I’ve actually got a loyalty card with our local sheep farm/cheese producer which shows just how much cheese I go through!
I love accompanying guests on visits to the various cheese producers here. In the winter and spring they can watch the animals being milked and learn about the interesting world of cheese.
Did you know, a sheep’s cheese has a different flavour depending on the time of year the milk is collected and what the animals have been eating? It’s fascinating stuff!
Having lived there for a long time, you must know some cool facts about the Pyrenees that most people wouldn’t. What are your top 3?
1) Over 60 brown brown bears roam the mountains of the Pyrenees.
We used to have a native breed of brown bear here and, in 1996, a reintroduction programme aimed at bolstering the waning population was put in place.
Unfortunately, the last pure bred Pyrenean brown bear was shot by a hunter in 2006. However, the bears that have been reintroduced from Slovenia over the years are breeding well and numbers are growing.
2) The only natural hammam in Europe can be found in our area of the central French Pyrenees.
The Vaporarium in Luchon consists of a series of underground galleries which are geothermally heated producing 100% humidity and temps of 40+ degrees C! It’s quite an experience!
3) If you visit our area of the central French Pyrenees, you may notice that street signs in some villages and hamlets are often in two languages.
One is French and the other is the old Romance language, Occitan or the ‘langue d’Oc’ as it is known, which is still spoken by many older people here.
What would be your top tips for first timers?
To get off the beaten path and discover areas and experiences that are under most people’s radar, I’d highly recommend you tap into local knowledge.
The best way to discover the wildlife is to hike with a local guide and explore off the well marked footpaths in areas where you’re unlikely to see another soul. You’ll also learn about the diverse flora of this mountainous area and discover endemic species that are found nowhere else.
Get to know the region (perhaps bumping into a bear or two!) on our Pyrenees hiking and wildlife adventures trip idea.
English is not as widely spoken in the Pyrenees as it is in the Alps, so take advantage of a bi-lingual local who will enable you to enjoy deeper, more enriching encounters with local craft artisans and producers.
Avoid August if possible. June/July or September/October are perfect times for visiting the Pyrenees. Opt for a stay in a traditional B&B rather than in a hotel for an altogether more enriching and interesting experience.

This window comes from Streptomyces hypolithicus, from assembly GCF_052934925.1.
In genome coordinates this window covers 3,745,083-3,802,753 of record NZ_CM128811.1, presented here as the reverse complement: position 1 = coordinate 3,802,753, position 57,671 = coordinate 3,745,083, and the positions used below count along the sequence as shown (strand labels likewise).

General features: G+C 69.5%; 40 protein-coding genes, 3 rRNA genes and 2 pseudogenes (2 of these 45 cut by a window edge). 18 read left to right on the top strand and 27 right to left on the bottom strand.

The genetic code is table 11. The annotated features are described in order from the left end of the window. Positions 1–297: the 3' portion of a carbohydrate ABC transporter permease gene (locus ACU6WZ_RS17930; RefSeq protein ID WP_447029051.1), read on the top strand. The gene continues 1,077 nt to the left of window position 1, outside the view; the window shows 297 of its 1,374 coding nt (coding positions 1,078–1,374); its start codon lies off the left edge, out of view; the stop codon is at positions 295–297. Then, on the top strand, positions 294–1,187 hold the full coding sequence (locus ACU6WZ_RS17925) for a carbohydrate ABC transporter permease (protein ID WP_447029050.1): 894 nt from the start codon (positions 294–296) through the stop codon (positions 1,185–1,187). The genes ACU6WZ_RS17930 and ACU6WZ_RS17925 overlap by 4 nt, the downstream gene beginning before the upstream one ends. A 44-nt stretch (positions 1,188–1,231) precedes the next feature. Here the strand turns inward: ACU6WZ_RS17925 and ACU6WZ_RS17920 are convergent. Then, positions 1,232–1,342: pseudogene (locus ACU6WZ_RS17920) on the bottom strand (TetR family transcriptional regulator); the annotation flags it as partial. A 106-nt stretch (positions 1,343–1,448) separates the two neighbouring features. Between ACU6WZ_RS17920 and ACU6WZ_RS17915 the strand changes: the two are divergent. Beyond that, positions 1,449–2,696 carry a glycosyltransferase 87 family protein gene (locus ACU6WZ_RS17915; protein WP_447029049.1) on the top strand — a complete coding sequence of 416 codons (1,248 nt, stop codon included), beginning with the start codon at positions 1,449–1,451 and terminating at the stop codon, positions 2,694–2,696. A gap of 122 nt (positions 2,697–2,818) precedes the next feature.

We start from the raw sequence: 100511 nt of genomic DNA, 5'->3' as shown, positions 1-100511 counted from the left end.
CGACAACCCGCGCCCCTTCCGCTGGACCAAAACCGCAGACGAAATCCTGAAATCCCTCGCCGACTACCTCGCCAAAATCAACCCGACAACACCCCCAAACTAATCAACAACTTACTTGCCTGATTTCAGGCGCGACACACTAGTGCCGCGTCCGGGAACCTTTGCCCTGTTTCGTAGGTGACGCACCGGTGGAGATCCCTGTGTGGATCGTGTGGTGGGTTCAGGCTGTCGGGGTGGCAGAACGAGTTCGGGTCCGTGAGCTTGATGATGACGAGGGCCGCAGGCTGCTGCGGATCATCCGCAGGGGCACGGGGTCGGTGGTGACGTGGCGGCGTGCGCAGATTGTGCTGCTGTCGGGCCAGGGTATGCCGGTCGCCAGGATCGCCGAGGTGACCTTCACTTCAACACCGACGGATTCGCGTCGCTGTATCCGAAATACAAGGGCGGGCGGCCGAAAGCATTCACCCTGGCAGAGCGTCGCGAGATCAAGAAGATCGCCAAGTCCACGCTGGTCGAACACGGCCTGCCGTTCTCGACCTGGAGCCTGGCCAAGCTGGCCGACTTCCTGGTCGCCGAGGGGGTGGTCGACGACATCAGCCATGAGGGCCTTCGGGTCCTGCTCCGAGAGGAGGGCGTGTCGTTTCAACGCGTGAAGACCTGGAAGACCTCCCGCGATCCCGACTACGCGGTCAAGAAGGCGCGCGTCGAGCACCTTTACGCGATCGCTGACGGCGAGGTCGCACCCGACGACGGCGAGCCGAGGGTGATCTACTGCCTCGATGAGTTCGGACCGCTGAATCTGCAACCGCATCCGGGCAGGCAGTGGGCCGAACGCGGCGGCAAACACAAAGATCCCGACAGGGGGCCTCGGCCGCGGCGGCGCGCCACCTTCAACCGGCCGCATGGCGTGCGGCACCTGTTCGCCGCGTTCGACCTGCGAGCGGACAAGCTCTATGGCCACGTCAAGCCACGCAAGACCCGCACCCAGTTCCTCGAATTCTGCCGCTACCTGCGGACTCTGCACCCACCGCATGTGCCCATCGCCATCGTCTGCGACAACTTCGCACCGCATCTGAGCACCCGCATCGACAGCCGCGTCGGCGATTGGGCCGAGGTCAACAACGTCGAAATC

What is the story behind your company?
I’ve been an entrepreneur in the travel sector for over 20 years, specialising in France, generally. But having discovered the Pyrenees, I knew this was a destination that the world needed to know more about.
My business is a way for me to share my passion for France, mountains, adventure and food with like minded travellers who want to experience aspects of local life that they won’t read about in the guidebooks.
It sounds as though you haven’t been short of memorable experiences, but are there any in particular that stand out?
One of my most memorable experiences was when I took part in the inaugural bear tracking experience with our local bear expert a few years ago. He took us deep into bear territory to look for signs of their presence and to learn about the reintroduction programme and life of this enigmatic animal in the Pyrenees.
The card that he took out of one of the motion detection cameras showed a bear rubbing against the tree right where we were standing, just 24h earlier! It was a huge thrill!
My favourite experience was undoubtedly accompanying the herds of native Merens horses on their annual Transhumance back up to the high mountain pastures a few years ago.
The Transhumance is the big event on the pastoral calendar, especially in the Ariège Pyrénées. Horse enthusiasts have the opportunity to ride a Merens horse on the guided four-day trek whilst many other people opt to hike the final stage to the mountain pastures.
There, a party atmosphere awaits with entertainment provided by the traditional Bethmalais singers, dancers and musicians and a meal featuring local produce. It’s a truly unforgettable experience!
I’m constantly seeking out extraordinary, authentic new experiences in the Pyrenees and am expanding our area of activity further along the French side of the chain.
Culture, traditions and gastronomy change from area to area, providing a whole variety of new and interesting local experiences which I’m excited to bring to our guests.